This column was written by Tom Engelhardt.
The wave — and make no mistake, it's a global one — has just crashed on our shores, soaking our imperial masters. It's a sight for sore eyes. As all of us look ahead, here are five "benchmark" questions to ask when considering the possibilities of the final two years of the Bush Administration's wrecking-ball regime:
Will Iraq Go Away? The political maneuvering in Washington and Baghdad over the chaos in Iraq was only awaiting election results to intensify. Desperate call-ups of more Reserves and National Guards will go out soon. Negotiations with Sunni rebels, coup rumors against the Maliki government, various plans from James Baker's Iraq Study Group and Congressional others will undoubtedly be swirling. Yesterday's plebiscite (and exit polls) held an Iraqi message. It can't simply be ignored. But nothing will matter, when it comes to changing the situation for the better in that country, without a genuine commitment to American withdrawal, which is not likely to be forthcoming from this President and his advisers anytime soon. So expect Iraq to remain a horrifying, bloody, devolving fixture of the final two years of the Bush Administration. It will not go away. Bush (and Rove) will surely try to enmesh Congressional Democrats in their disaster of a war. Imagine how bad it could be if — with, potentially, years to go — the argument over who "lost" Iraq has already begun.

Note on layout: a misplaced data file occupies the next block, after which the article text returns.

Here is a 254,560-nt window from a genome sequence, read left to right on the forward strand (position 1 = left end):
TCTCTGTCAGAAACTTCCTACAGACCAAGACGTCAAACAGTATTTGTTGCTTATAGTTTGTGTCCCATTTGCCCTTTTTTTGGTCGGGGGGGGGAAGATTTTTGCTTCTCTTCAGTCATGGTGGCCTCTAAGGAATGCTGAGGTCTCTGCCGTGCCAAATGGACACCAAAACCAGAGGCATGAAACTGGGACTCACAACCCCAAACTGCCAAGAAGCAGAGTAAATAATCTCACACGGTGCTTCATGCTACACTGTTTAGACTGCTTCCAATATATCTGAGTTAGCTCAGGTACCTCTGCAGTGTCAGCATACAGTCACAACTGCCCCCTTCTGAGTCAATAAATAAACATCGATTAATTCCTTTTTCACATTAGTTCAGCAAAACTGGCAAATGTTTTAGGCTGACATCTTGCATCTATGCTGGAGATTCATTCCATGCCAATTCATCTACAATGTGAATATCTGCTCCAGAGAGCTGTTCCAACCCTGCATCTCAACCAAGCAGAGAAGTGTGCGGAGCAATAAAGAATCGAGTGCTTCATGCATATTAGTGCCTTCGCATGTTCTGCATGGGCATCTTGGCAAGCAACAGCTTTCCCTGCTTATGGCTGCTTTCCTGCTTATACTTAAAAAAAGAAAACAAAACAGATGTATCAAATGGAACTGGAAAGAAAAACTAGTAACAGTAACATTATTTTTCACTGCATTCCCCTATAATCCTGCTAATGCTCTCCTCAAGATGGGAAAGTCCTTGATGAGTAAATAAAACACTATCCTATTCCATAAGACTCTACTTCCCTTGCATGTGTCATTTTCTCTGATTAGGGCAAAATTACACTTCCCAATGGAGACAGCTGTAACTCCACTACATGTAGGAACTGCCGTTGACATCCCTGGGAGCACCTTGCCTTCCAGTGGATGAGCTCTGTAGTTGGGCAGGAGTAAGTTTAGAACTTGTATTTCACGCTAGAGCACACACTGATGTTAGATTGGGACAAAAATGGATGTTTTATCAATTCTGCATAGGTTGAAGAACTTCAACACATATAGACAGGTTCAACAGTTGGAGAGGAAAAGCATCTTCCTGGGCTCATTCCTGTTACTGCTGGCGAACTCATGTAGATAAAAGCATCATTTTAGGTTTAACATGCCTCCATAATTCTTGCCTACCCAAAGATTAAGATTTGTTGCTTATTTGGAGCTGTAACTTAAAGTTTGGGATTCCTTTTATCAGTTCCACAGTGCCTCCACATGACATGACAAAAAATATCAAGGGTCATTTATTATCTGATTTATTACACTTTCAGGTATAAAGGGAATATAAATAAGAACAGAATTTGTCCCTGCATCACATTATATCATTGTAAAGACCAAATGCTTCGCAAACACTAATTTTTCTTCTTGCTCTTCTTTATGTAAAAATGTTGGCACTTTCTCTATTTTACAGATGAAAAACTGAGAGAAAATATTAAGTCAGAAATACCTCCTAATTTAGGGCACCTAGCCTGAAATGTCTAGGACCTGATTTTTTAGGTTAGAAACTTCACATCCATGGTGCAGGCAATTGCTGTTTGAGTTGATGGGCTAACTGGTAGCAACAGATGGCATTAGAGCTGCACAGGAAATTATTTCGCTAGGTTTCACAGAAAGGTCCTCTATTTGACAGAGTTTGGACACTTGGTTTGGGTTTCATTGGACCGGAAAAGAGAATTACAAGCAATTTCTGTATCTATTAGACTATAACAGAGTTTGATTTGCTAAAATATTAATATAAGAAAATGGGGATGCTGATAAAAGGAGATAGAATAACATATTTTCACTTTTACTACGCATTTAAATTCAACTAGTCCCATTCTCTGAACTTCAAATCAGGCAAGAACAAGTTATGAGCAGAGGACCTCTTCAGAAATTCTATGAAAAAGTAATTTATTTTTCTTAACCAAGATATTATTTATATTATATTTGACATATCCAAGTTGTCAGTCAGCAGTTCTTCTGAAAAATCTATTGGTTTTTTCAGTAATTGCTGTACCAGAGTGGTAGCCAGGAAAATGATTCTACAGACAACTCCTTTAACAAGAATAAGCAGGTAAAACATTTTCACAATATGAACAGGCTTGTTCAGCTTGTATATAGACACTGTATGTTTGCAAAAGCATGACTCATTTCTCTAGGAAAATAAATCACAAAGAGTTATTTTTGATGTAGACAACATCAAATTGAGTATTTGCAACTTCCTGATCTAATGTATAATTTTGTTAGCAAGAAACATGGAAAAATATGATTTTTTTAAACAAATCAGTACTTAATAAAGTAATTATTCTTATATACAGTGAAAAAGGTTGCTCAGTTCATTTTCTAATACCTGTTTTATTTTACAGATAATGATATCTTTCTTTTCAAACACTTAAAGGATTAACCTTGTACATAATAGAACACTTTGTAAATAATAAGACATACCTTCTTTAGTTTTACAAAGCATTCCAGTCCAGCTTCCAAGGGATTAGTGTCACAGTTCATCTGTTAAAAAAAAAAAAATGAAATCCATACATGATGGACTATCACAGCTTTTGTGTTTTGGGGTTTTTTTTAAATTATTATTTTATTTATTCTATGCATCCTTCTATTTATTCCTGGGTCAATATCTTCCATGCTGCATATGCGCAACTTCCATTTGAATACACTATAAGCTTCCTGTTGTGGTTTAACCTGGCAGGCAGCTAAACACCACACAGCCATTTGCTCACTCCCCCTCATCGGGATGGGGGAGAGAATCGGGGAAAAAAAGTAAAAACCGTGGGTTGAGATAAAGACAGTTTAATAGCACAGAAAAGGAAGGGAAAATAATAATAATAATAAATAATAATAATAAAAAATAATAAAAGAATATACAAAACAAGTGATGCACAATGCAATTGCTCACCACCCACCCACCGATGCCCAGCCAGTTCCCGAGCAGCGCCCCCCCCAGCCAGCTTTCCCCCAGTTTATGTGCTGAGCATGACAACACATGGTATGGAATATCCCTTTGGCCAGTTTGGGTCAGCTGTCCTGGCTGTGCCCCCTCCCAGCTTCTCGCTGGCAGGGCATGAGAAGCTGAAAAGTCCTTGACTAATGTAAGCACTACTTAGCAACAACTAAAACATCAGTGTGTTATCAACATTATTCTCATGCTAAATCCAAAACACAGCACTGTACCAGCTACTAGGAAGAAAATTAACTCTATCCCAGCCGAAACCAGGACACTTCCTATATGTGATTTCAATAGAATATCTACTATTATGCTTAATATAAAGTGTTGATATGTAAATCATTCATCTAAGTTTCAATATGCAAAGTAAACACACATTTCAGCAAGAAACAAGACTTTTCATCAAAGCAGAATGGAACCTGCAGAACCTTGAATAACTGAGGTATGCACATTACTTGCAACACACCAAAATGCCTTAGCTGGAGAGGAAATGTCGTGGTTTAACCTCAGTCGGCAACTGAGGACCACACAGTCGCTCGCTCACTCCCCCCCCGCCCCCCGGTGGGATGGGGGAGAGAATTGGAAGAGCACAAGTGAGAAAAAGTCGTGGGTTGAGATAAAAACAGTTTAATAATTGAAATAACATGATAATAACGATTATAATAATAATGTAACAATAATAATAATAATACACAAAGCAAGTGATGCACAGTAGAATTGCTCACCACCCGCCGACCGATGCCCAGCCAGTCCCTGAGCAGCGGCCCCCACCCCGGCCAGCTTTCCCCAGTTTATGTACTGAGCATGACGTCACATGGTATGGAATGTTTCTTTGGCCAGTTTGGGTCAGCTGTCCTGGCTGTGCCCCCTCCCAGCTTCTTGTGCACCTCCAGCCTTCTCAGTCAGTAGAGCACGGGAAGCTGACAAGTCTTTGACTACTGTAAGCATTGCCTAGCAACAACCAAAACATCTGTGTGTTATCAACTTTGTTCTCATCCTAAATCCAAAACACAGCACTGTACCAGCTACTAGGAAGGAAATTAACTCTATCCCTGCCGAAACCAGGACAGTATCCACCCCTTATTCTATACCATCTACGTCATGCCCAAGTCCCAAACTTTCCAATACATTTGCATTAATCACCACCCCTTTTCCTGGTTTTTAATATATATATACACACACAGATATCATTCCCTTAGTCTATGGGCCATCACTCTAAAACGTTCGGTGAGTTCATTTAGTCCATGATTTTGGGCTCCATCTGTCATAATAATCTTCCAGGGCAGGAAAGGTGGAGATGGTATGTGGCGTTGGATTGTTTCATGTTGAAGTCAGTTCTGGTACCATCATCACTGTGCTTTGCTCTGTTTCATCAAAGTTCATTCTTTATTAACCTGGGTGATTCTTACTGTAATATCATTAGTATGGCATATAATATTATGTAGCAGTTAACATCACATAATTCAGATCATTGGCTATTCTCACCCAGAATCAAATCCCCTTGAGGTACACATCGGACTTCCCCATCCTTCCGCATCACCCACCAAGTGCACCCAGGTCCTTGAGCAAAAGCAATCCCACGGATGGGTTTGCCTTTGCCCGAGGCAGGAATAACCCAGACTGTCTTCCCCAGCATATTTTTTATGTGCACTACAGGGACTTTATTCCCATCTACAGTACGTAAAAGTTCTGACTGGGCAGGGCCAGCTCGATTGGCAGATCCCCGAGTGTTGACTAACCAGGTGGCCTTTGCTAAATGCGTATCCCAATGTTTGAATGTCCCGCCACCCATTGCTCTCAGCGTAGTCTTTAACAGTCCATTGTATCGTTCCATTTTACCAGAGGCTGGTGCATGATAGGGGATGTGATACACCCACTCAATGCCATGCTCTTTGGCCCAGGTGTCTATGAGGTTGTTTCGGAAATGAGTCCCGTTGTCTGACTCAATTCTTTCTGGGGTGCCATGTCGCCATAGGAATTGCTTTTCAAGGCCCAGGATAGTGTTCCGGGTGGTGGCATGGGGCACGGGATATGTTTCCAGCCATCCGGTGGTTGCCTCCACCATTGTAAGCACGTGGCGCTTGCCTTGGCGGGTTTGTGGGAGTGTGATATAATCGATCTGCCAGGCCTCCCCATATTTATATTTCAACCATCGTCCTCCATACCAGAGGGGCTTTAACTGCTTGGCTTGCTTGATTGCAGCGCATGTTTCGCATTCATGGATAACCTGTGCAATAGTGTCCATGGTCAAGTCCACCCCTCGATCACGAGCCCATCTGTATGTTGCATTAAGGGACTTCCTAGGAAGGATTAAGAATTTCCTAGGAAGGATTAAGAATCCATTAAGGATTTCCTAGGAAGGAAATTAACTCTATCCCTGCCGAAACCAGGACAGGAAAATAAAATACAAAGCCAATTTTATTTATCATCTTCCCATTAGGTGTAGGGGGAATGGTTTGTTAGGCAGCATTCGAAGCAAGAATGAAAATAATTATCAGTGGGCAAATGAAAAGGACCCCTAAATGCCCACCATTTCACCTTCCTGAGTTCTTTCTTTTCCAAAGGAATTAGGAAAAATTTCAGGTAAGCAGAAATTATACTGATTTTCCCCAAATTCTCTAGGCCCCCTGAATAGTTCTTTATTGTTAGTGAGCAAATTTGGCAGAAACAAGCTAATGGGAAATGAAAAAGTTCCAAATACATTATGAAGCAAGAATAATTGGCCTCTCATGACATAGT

Is an Attack on Iran on the Agenda? Despite all the alarums on the political Internet about a pre-election air assault on Iran, this was never in the cards. Even the hint of an attack on Iranian "nuclear facilities" (which would certainly turn into an attempt to "decapitate" the Iranian regime from the air) would send oil prices soaring. The Republicans were never going to run an election on oil selling at $120-$150 a barrel. This will be no less true of election year 2008. If Iran is to be a target, 2007 will be the year. So watch for the pressures to ratchet up on this one early next year. This is madness, of course. Such an attack would almost certainly throw the Middle East into utter chaos, send oil prices through the roof, possibly wreck the global economy, cause serious damage in Iran, not fell the Iranian government and put U.S. troops in neighboring Iraq in perilous danger. Given the Administration's record, however, all this is practically an argument for launching such an attack. (And don't count on the military to stop it, either. They're unlikely to do so.) Failing empires have certainly been known to lash out. As neocon writer Robert Kagan put the matter recently in a Washington Post op-ed, "Indeed, the preferred European scenario [of a Democratic Congressional victory] — 'Bush hobbled' — is less likely than the alternative: 'Bush unbound.' Neither the president nor his vice president is running for office in 2008. That is what usually prevents high-stakes foreign policy moves in the last two years of a president's term." So when you think about Iran, think of Bush unbound.